1. Poṭṭhapāda.– A wanderer (paribbājaka). A discussion between him and the Buddha on trance and on the soul, which took place in Mallikārāma in Sāvatthi, is reported in the Poṭṭhapāda Sutta. Poṭṭhapāda, accepting the Buddha’s views, was jeered at by his companions for doing so. Two or three days later he again visited the Buddha with Citta Hatthisāriputta (q.v.), when the Buddha continued the earlier discussion on personality and the soul. At the end of the discourse Poṭṭhapāda became the Buddha’s follower (D.i.178 ﬀ). Poṭṭhapāda is identified with Pukkusa of the Umaṅga Jātaka. J.vi.478.
2. Poṭṭhapāda.– The Bodhisatta born as a parrot. For his story see the Rādha Jātaka (1). J.i.495 f.
3. Poṭṭhapāda.– A parrot, younger brother of Rādha, the Bodhisatta. Poṭṭhapāda is identified with Ānanda. For his story see the Rādha Jātaka (2). J.ii.132 ﬀ.
4. Poṭṭhapāda.– A parrot born as the younger brother of the Bodhisatta and identified with Ānanda. For their story see Kāḷabāhu Jātaka. J.iii.97 ﬀ; see also J.iv.129.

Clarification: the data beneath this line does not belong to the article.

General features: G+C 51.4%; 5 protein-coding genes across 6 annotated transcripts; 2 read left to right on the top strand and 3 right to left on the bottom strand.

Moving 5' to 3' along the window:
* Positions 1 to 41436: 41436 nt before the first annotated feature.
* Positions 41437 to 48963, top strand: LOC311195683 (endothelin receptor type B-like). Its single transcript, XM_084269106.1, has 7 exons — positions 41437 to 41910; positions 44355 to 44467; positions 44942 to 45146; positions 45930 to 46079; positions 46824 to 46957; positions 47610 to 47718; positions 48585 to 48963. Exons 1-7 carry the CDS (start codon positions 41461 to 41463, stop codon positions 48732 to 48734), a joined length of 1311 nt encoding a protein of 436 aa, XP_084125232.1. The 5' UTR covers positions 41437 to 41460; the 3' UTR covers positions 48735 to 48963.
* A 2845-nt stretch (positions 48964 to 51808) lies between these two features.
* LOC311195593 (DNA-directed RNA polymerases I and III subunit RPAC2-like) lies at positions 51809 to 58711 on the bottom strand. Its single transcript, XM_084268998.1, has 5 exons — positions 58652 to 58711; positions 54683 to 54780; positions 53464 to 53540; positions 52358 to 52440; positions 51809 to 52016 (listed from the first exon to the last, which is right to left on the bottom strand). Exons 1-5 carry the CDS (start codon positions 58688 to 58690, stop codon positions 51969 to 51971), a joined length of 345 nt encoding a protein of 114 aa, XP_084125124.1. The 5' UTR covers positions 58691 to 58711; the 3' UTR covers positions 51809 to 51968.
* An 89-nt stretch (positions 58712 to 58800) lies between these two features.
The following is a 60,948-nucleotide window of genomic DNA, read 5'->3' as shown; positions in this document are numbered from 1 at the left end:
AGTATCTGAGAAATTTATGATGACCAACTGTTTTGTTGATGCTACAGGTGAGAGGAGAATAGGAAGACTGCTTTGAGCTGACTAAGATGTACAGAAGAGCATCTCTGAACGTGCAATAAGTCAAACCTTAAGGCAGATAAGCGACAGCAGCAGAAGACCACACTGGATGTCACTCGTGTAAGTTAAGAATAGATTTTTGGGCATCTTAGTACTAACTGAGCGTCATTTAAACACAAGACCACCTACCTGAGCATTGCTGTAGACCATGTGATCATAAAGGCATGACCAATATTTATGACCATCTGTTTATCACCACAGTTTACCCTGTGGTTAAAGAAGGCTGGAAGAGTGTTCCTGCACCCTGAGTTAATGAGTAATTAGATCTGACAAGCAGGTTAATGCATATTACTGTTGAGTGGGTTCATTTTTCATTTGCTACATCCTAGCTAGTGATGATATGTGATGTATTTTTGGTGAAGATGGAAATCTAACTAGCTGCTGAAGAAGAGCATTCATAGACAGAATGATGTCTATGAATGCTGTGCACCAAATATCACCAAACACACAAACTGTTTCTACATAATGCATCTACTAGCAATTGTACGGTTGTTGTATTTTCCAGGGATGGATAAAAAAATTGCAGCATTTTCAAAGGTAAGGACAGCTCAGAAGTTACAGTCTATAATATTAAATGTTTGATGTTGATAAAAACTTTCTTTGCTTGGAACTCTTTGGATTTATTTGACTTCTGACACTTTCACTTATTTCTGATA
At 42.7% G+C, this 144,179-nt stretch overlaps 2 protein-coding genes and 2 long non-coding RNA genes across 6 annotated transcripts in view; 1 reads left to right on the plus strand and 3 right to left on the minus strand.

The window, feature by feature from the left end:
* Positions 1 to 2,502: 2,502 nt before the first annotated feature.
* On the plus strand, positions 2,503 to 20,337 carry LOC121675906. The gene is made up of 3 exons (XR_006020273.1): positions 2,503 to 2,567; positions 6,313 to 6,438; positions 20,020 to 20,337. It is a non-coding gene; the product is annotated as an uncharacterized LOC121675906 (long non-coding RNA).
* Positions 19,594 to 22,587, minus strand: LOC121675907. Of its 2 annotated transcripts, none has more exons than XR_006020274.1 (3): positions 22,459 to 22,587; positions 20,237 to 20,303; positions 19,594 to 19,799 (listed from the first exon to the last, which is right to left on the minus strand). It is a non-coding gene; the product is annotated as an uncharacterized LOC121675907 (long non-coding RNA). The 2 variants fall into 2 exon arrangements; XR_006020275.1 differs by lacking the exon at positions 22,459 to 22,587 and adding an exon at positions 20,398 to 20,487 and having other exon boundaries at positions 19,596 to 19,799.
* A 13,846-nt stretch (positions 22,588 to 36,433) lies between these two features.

5. Poṭṭhapāda.– In the past he was born as Sunetta, son of King Kitava, and because he insulted a Pacceka Buddha he was reborn in Avīci. Later he was born in a family of fishermen near Kuṇḍinagara, but, remembering his past lives, he refused to take part in any fishing. His parents therefore cast him out, but Ānanda, finding him starving, gave him food, and, at the Buddha’s suggestion, ordained him. He soon became an Arahant and dwelt with twelve others in Sānavāsipabbata. Poṭṭhapāda’s kinsmen became hungry ghosts (peta), and his parents sent to him a brother, of whom Poṭṭhapāda was specially fond, to plead for his intervention. He therefore begged alms, and offered them to his colleagues in the name of his kinsmen, who thus regained happiness. Pv.iii.2; PvA.177 ﬀ.